Spring Cloud

Spring Cloud provides tools for developers to quickly build some of the common patterns in distributed systems (e.g. configuration management, service discovery, circuit breakers, intelligent routing, micro-proxy, control bus, one-time tokens, global locks, leadership election, distributed sessions, cluster state). Coordination of distributed systems leads to boiler plate patterns, and using Spring Cloud developers can quickly stand up services and applications that implement those patterns. They will work well in any distributed environment, including the developer's own laptop, bare metal data centres, and managed platforms such as Cloud Foundry.

Quick Start
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Spring Cloud builds on Spring Boot by providing a bunch of libraries that enhance the behaviour of an application when added to the classpath. You can take advantage of the basic default behaviour to get started really quickly, and then when you need to, you can configure or extend to create a custom solution.

Quick Start

The release train label (see below) is actually only used explicitly in one artifact: "spring-cloud-dependencies" (all the others have normal numeric release labels tied to their parent project). The depednencies POM is the one you can use as a BOM for dependency management. Example using the latest version with the config client and eureka (change the artifact ids to pull in other starters):


The recommended way to get started using spring-cloud in your project is with a dependency management system – the snippet below can be copied and pasted into your build. Need help? See our getting started guides on building with Maven and Gradle.


Spring Cloud focuses on providing good out of box experience for typical use cases and extensibility mechanism to cover others.

  • Distributed/versioned configuration
  • Service registration and discovery
  • Routing
  • Service-to-service calls
  • Load balancing
  • Circuit Breakers
  • Global locks
  • Leadership election and cluster state
  • Distributed messaging

Spring Cloud takes a very declarative approach, and often you get a lot of fetaures with just a classpath change and/or an annotation. Example application that is a discovery client:

public class Application {
	public static void main(String[] args) {
		SpringApplication.run(Application.class, args);

Main Projects

Release Trains

Spring Cloud is an umbrella project consisting of independent projects with, in principle, different release cadences. To manage the protfolio a BOM (Bill of Materials) is published with a curated set of dependencies on the individual project (see below). The release trains have names, not versions, to avoid confusion with the sub-projects. The names are an alphabetic sequence (so you can sort them chronologically) with names of London Tube stations ("Angel" is the first release, "Brixton" is the second). When point releases of the individual projects accumulate to a critical mass, or if there is a critical bug in one of them that needs to be available to everyone, the release train will push out "service releases" with names ending ".SRX", where "X" is a number.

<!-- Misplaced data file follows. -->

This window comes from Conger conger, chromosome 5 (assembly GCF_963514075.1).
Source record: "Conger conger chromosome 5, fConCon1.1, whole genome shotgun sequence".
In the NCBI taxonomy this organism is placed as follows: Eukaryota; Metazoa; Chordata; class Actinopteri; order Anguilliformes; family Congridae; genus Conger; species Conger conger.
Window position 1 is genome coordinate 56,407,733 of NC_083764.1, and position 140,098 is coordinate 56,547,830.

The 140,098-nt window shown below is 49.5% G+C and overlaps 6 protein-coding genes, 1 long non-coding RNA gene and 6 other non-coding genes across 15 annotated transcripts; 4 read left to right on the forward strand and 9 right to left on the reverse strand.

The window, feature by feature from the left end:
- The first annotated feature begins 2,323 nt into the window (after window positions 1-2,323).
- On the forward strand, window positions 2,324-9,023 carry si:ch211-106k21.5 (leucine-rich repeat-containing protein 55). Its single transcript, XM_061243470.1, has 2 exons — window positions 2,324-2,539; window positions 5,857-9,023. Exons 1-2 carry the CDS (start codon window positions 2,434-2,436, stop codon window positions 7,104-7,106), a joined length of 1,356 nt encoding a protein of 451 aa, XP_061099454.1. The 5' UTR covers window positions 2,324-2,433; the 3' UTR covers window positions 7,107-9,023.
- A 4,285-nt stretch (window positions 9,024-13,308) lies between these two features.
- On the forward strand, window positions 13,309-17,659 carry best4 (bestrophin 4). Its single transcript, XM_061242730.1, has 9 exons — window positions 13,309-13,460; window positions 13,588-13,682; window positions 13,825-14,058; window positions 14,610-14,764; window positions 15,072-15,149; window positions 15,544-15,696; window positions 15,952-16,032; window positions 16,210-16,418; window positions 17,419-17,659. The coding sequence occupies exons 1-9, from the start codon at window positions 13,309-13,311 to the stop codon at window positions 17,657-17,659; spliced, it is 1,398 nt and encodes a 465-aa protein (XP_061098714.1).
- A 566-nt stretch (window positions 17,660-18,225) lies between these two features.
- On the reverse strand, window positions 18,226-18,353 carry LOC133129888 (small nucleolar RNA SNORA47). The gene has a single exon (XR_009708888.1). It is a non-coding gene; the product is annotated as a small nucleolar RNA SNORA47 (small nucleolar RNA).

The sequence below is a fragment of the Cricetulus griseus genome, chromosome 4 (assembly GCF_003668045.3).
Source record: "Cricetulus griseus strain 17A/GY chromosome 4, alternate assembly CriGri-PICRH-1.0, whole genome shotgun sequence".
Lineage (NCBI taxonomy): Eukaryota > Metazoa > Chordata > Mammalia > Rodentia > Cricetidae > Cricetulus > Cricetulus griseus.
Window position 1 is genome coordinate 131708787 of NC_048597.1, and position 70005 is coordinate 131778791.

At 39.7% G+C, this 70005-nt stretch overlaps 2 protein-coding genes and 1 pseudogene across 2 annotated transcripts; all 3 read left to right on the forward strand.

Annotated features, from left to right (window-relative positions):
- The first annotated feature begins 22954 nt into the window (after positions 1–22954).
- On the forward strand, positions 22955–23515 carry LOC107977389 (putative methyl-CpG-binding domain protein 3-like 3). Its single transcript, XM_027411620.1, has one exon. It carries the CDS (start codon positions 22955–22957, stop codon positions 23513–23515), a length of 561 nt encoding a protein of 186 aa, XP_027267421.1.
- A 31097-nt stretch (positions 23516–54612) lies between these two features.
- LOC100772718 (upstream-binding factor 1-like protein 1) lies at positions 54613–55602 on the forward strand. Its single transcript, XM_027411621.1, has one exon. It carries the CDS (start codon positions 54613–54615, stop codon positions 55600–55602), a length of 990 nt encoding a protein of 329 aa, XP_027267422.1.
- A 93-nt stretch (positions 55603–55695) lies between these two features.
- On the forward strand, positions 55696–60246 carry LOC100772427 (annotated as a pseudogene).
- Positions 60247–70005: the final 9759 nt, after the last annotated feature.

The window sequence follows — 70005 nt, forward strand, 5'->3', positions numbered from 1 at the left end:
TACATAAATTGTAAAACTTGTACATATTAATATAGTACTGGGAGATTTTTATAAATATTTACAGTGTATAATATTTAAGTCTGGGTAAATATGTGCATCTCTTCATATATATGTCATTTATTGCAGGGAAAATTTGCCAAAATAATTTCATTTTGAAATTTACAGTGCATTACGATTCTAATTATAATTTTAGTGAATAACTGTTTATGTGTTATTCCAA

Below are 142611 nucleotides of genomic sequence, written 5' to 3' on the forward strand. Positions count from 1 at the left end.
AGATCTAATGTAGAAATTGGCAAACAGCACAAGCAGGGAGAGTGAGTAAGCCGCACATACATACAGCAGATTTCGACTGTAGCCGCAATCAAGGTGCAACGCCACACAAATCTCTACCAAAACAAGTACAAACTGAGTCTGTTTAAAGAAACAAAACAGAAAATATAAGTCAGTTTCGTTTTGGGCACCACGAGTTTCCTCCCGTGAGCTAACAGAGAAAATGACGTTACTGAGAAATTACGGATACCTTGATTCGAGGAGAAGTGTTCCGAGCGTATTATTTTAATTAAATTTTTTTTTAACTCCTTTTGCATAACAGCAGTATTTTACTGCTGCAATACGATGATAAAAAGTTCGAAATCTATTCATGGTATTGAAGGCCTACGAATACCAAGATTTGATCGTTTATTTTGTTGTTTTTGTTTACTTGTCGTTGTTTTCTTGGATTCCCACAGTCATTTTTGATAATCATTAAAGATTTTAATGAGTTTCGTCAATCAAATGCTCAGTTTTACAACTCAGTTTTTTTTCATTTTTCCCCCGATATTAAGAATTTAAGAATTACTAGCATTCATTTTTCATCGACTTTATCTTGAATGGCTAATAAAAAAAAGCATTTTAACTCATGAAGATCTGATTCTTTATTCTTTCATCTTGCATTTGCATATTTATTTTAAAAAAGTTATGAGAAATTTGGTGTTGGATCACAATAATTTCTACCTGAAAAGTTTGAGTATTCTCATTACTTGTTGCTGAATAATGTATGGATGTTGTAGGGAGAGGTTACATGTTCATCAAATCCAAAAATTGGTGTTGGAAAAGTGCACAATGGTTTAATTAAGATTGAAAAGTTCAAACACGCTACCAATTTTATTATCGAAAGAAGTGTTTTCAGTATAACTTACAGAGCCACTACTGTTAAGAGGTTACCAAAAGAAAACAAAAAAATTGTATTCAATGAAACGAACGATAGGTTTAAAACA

Release train contents:

Component Angel.SR6 Brixton.RELEASE Brixton.BUILD-SNAPSHOT
spring-cloud-aws 1.0.4.RELEASE 1.1.0.RELEASE 1.1.1.BUILD-SNAPSHOT
spring-cloud-bus 1.0.3.RELEASE 1.1.0.RELEASE 1.1.1.BUILD-SNAPSHOT
spring-cloud-cli 1.0.6.RELEASE 1.1.0.RELEASE 1.1.1.BUILD-SNAPSHOT
spring-cloud-commons 1.0.5.RELEASE 1.1.0.RELEASE 1.1.1.BUILD-SNAPSHOT
spring-cloud-config 1.0.4.RELEASE 1.1.0.RELEASE 1.1.1.BUILD-SNAPSHOT
spring-cloud-netflix 1.0.7.RELEASE 1.1.0.RELEASE 1.1.1.BUILD-SNAPSHOT
spring-cloud-security 1.0.3.RELEASE 1.1.0.RELEASE 1.1.1.BUILD-SNAPSHOT
spring-cloud-starters 1.0.6.RELEASE    
spring-cloud-cloudfoundry   1.0.0.RELEASE 1.0.1.BUILD-SNAPSHOT
spring-cloud-cluster   1.0.0.RELEASE 1.0.1.BUILD-SNAPSHOT
spring-cloud-consul   1.0.0.RELEASE 1.0.1.BUILD-SNAPSHOT
spring-cloud-sleuth   1.0.0.RELEASE 1.0.1.BUILD-SNAPSHOT
spring-cloud-stream   1.0.0.RELEASE 1.0.1.BUILD-SNAPSHOT
spring-cloud-zookeeper   1.0.0.RELEASE 1.0.1.BUILD-SNAPSHOT
spring-boot 1.2.8.RELEASE 1.3.5.RELEASE 1.3.5.RELEASE
spring-cloud-stream-app-starters*     1.0.0.BUILD-SNAPSHOT
spring-cloud-task*     1.0.0.BUILD-SNAPSHOT

(*) These projects are not yet part of Brixton but they will be when they are released

The Angel release train builds on Spring Boot 1.2.x, and is incompatible in some areas with Spring Boot 1.3.x. Brixton builds on Spring Boot 1.3.x and is similarly incompatible with 1.2.x. Some libraries and most apps built on Angel will run fine on Brixton, but changes will be required anywhere that the OAuth2 features from spring-cloud-security 1.0.x are used (they were mostly moved to Spring Boot in 1.3.0).

Use your dependency management tools to control the version. If you are using Maven remember that the first version declared wins, so declare the BOMs in order, with the first one usually being the most recent (e.g. if you want to use Spring Boot 1.3.6 with Brixton.RELEASE, put the Boot BOM first). The same rule applies to Gradle if you use the Spring dependency management plugin.

NOTE: starting after Brixton.M4 the release train contains a spring-cloud-starter-dependencies as well as the spring-cloud-starter-parent. Use the parent as you would the spring-boot-starter-parent (if you are using Maven). If you only need dependency management, the "dependencies" version is a BOM-only version of the same thing (it just contains dependency management and no plugin declarations or direct references to Spring or Spring Boot). If you are using the Spring Boot parent POM, then you can use the BOM from Spring Cloud.